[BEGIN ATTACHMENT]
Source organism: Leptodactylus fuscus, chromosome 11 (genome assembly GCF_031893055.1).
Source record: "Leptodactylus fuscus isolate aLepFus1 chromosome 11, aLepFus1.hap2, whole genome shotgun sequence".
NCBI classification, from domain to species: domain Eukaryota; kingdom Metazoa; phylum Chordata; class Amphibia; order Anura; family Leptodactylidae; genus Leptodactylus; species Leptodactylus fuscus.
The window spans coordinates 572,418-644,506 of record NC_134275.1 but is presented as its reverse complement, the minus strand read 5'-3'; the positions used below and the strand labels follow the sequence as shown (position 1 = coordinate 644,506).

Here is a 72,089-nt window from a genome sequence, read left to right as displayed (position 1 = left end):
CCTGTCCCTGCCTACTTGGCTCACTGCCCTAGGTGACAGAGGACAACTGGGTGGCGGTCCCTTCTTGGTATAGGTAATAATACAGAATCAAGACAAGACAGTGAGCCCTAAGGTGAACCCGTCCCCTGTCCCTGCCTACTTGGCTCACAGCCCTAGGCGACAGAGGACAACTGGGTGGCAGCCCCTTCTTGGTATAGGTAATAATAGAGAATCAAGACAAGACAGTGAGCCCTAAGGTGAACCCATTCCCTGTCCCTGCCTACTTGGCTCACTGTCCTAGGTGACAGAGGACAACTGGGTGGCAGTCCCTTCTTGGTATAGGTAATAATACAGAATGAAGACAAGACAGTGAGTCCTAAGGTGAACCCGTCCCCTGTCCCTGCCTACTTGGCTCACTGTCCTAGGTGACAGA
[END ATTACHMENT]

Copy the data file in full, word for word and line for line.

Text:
Source organism: Leptodactylus fuscus, chromosome 11 (genome assembly GCF_031893055.1).
Source record: "Leptodactylus fuscus isolate aLepFus1 chromosome 11, aLepFus1.hap2, whole genome shotgun sequence".
NCBI classification, from domain to species: domain Eukaryota; kingdom Metazoa; phylum Chordata; class Amphibia; order Anura; family Leptodactylidae; genus Leptodactylus; species Leptodactylus fuscus.
The window spans coordinates 572,418-644,506 of record NC_134275.1 but is presented as its reverse complement, the minus strand read 5'-3'; the positions used below and the strand labels follow the sequence as shown (position 1 = coordinate 644,506).

Here is a 72,089-nt window from a genome sequence, read left to right as displayed (position 1 = left end):
CCTGTCCCTGCCTACTTGGCTCACTGCCCTAGGTGACAGAGGACAACTGGGTGGCGGTCCCTTCTTGGTATAGGTAATAATACAGAATCAAGACAAGACAGTGAGCCCTAAGGTGAACCCGTCCCCTGTCCCTGCCTACTTGGCTCACAGCCCTAGGCGACAGAGGACAACTGGGTGGCAGCCCCTTCTTGGTATAGGTAATAATAGAGAATCAAGACAAGACAGTGAGCCCTAAGGTGAACCCATTCCCTGTCCCTGCCTACTTGGCTCACTGTCCTAGGTGACAGAGGACAACTGGGTGGCAGTCCCTTCTTGGTATAGGTAATAATACAGAATGAAGACAAGACAGTGAGTCCTAAGGTGAACCCGTCCCCTGTCCCTGCCTACTTGGCTCACTGTCCTAGGTGACAGA